Bucko and Selma Janet are now in:

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Dee Why, NSW, Australia
We are back home in Dee Why and I am studying at TAFE.

Sunday, October 17, 2010

Cooinda, Kakadu National Park, NT (2 - 5 August, 2010)

Leaving Mataranka, we were excited, at last we were on our way to Kakadu. On the road to Cooinda we saw our first Termite Mounds, this one was actually the biggest one we saw while in Kakadu.  2010_08_04_0324
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We arrived at the Cooinda Caravan Park  in the Kakadu National Park and settled in for the next 4 nights.

The next day we booked into the Yellow Water Billabong Cruise on a tributary of the South Alligator River. Weird isn't it, there are no Alligators in Australia, only Crocodiles, yet, the main rivers in Kakadu are named the South, East and West Alligator Rivers !! 

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Before going on the cruise we visited the Aboriginal Cultural Centre near the caravan park.  I met a lady who was teaching people to make bracelets out of Pandanus leaves, so, I joined the group.  Lily, the name of the Aboriginal lady who was teaching us, would go out each day to pick the leaves, then bring them back to the Cultural Centre in preparation for the class of the day; which could be making bracelets or weaving baskets.  There are three main colours used , yellow from the Kapok Tree root, brown from the bark of a tree, and cream, which is the colour the pandanus leaves go once they are boiled and dried in the sun. The leaves are stripped of the serrated edge, then separated in two parts, so the whole leaf ends up in two whole parts; the parts are duplicates of each other.  Small strips are made out of separated leaves. The leaves are then  placed into a pot of boiling water, which had had the required colouring agent (bark or tree root) added to it and left to simmer. Once the  leaves have reached the desired colour, they are removed from the pot and hung until the water has stopped dripping out of them. It is to easier to weave the leaves if they are still  moist, so they are then placed in a plastic bag to keep them supple; if they start to dry out, a spray of water is all the is needed to restore the suppleness.  My bracelet was ok, but, nowhere near as good as Lily's.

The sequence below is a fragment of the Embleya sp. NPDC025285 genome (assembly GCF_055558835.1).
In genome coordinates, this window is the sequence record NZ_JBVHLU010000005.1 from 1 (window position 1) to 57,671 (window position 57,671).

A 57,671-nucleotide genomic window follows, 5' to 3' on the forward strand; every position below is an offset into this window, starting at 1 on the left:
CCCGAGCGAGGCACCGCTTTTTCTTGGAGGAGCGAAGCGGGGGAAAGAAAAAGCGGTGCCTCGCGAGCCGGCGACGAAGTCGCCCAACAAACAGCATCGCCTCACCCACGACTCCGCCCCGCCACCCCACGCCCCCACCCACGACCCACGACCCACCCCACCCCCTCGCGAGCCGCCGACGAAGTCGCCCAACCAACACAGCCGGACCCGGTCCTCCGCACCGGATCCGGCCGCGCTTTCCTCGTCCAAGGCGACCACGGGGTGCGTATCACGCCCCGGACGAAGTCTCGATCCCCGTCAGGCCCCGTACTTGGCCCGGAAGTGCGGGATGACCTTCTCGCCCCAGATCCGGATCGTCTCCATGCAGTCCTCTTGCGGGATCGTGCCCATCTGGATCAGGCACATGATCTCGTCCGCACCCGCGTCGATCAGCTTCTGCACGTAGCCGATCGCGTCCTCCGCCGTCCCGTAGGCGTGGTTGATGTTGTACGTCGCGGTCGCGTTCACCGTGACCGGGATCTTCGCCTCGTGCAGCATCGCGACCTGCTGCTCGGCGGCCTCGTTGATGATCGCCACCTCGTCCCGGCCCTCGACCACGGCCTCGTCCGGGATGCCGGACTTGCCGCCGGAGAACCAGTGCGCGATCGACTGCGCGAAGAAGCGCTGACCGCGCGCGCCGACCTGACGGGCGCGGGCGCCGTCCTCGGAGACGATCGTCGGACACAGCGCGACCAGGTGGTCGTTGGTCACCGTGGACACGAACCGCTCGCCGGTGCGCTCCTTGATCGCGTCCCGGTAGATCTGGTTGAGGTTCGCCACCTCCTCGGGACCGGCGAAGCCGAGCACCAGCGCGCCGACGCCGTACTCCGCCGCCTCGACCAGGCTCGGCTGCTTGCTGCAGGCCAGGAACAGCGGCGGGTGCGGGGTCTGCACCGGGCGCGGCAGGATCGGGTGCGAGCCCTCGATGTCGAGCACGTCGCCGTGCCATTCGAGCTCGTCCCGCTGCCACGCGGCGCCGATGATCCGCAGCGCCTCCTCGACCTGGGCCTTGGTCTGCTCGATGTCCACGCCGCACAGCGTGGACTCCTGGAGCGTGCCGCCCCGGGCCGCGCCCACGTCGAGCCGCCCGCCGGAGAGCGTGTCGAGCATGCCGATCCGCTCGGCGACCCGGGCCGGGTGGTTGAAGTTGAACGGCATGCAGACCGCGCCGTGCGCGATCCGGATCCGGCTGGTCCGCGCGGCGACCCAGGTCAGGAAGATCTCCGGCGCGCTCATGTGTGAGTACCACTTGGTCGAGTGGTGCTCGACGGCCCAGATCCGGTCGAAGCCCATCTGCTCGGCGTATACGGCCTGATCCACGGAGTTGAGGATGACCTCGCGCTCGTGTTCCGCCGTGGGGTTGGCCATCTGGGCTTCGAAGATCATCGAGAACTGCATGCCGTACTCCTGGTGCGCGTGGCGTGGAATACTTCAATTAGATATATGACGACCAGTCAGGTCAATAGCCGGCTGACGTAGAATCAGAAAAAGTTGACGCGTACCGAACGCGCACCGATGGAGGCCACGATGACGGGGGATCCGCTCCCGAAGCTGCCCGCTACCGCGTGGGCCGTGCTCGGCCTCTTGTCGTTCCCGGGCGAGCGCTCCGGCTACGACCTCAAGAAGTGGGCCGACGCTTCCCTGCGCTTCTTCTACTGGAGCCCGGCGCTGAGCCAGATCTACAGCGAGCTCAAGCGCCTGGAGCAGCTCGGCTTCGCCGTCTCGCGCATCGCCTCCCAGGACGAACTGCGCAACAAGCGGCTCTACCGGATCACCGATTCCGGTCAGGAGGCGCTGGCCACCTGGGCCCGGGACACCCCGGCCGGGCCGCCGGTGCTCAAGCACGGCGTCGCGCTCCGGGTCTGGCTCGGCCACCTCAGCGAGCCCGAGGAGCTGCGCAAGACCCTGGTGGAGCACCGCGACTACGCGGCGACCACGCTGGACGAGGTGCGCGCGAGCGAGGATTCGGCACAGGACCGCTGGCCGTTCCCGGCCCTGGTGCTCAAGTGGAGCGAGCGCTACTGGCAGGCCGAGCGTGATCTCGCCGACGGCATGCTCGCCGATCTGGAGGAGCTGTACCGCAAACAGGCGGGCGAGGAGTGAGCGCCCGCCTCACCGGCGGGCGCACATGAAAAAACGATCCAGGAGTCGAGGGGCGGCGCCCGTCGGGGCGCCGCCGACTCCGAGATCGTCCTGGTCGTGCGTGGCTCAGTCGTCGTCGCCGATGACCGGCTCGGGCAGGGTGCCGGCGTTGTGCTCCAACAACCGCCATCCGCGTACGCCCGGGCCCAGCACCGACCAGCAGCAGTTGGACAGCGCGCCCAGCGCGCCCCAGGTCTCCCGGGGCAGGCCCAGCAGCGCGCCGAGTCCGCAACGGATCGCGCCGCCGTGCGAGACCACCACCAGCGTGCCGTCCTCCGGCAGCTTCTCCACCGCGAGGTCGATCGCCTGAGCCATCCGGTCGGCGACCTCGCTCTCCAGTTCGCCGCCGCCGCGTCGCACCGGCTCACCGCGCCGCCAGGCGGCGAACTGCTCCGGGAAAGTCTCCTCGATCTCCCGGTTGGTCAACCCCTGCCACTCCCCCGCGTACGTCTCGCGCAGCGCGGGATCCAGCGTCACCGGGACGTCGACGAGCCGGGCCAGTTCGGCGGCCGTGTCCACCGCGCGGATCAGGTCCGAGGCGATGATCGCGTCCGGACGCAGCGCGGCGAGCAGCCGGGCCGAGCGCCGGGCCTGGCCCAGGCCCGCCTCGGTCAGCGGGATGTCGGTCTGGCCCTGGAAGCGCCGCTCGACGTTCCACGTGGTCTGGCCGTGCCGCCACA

The cruise is actually on the Yellow Water Billabong,which is at the end of Jim Jim Creek, a tributary of the South Alligator River. The river system, which is the largest in Kakadu, contains extensive wetlands that include river channels, floodplains and backwater swamps. About one third of Australia's bird species are represented in Kakadu National Park, with at least 60 species found in the wetlands. Crocodiles and wetland birds were out in force when we went on the cruises; the morning (9am) and Sunset cruise, and as there was a special on the cost of cruises; "take a sunrise or sunset cruise, and it will cost only $10 extra, in lieu of the normal $82."   Both cruises were wonderful, and although there was plenty of water, birds ad crocodiles to see, both of us would like to return to Kakadu just after the Wet Season to see the park in it's real glory.  I have attached  a few of the many photos that we took while on the cruise. - Enjoy.
  Black Bird 2010_08_03_0247 2010_08_03_0227Egret-1

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